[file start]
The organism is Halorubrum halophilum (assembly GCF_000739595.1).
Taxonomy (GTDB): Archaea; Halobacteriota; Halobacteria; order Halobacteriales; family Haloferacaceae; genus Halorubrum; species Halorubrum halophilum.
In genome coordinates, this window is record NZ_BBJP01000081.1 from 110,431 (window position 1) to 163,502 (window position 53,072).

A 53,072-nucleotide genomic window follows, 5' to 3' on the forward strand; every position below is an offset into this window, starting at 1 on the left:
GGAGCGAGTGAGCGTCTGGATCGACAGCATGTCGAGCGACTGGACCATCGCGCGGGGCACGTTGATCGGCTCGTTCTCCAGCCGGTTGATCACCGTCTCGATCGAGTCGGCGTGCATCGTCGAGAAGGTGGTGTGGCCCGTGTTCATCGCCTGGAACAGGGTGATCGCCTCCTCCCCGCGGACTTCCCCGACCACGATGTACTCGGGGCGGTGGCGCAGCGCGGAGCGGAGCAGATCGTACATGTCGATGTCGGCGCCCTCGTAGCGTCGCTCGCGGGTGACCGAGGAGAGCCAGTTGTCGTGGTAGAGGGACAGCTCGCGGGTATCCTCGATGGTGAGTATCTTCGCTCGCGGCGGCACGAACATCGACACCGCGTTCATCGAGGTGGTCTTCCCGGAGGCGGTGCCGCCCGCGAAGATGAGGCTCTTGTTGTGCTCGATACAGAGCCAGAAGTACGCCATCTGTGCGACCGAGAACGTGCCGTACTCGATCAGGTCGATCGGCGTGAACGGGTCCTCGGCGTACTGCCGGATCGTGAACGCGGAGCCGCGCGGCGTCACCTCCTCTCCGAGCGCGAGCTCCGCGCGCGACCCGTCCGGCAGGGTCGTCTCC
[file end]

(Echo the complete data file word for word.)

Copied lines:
The organism is Halorubrum halophilum (assembly GCF_000739595.1).
Taxonomy (GTDB): Archaea; Halobacteriota; Halobacteria; order Halobacteriales; family Haloferacaceae; genus Halorubrum; species Halorubrum halophilum.
In genome coordinates, this window is record NZ_BBJP01000081.1 from 110,431 (window position 1) to 163,502 (window position 53,072).

A 53,072-nucleotide genomic window follows, 5' to 3' on the forward strand; every position below is an offset into this window, starting at 1 on the left:
GGAGCGAGTGAGCGTCTGGATCGACAGCATGTCGAGCGACTGGACCATCGCGCGGGGCACGTTGATCGGCTCGTTCTCCAGCCGGTTGATCACCGTCTCGATCGAGTCGGCGTGCATCGTCGAGAAGGTGGTGTGGCCCGTGTTCATCGCCTGGAACAGGGTGATCGCCTCCTCCCCGCGGACTTCCCCGACCACGATGTACTCGGGGCGGTGGCGCAGCGCGGAGCGGAGCAGATCGTACATGTCGATGTCGGCGCCCTCGTAGCGTCGCTCGCGGGTGACCGAGGAGAGCCAGTTGTCGTGGTAGAGGGACAGCTCGCGGGTATCCTCGATGGTGAGTATCTTCGCTCGCGGCGGCACGAACATCGACACCGCGTTCATCGAGGTGGTCTTCCCGGAGGCGGTGCCGCCCGCGAAGATGAGGCTCTTGTTGTGCTCGATACAGAGCCAGAAGTACGCCATCTGTGCGACCGAGAACGTGCCGTACTCGATCAGGTCGATCGGCGTGAACGGGTCCTCGGCGTACTGCCGGATCGTGAACGCGGAGCCGCGCGGCGTCACCTCCTCTCCGAGCGCGAGCTCCGCGCGCGACCCGTCCGGCAGGGTCGTCTCC